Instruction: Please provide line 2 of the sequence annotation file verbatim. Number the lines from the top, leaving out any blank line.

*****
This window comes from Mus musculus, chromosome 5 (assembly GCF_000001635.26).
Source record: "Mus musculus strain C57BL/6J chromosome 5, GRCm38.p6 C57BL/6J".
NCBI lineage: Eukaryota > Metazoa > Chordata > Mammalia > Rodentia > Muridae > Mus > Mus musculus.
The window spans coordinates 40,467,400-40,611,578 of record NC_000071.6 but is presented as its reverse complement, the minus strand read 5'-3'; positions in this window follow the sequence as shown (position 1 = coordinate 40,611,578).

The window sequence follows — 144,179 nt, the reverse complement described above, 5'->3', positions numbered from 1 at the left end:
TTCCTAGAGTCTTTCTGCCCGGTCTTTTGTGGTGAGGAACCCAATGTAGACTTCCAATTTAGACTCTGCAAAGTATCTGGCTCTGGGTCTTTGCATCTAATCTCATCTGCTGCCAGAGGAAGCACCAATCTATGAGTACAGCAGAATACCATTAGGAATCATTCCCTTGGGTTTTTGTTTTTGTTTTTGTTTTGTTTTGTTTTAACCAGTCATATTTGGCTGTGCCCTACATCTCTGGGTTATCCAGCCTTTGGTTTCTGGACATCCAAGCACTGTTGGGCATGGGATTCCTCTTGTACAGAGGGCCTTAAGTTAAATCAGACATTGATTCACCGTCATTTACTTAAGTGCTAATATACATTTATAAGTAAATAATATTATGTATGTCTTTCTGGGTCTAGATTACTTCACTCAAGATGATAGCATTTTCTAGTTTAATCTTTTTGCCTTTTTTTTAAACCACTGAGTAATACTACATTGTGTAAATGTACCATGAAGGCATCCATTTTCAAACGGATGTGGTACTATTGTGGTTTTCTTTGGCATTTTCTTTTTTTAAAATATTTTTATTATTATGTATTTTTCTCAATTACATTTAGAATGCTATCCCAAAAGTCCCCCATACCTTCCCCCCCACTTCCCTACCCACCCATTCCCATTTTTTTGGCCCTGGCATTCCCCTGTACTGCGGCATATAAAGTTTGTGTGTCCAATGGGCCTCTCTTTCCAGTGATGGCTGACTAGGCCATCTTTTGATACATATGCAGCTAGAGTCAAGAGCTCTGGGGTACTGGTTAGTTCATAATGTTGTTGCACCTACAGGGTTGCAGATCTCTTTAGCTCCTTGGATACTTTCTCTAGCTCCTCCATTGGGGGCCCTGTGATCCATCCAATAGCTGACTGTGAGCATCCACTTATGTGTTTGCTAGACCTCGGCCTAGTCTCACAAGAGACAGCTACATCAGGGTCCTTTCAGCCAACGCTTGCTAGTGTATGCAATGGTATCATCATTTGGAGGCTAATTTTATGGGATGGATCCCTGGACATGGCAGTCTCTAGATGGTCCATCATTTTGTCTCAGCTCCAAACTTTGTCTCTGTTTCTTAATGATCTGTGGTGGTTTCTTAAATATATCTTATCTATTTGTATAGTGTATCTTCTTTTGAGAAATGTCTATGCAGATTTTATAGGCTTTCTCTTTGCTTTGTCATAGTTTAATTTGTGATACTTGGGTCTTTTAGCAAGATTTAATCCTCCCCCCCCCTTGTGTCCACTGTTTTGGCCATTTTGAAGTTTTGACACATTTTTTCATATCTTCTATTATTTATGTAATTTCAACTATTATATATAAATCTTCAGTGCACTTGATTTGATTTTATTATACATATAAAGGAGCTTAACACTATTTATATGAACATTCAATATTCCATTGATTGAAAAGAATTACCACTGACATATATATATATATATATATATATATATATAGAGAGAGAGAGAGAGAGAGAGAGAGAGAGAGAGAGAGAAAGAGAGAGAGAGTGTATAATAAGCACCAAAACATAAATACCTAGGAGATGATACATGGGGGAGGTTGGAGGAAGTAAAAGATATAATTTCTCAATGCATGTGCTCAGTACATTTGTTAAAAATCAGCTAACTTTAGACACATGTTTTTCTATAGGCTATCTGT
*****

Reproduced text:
Source record: "Mus musculus strain C57BL/6J chromosome 5, GRCm38.p6 C57BL/6J".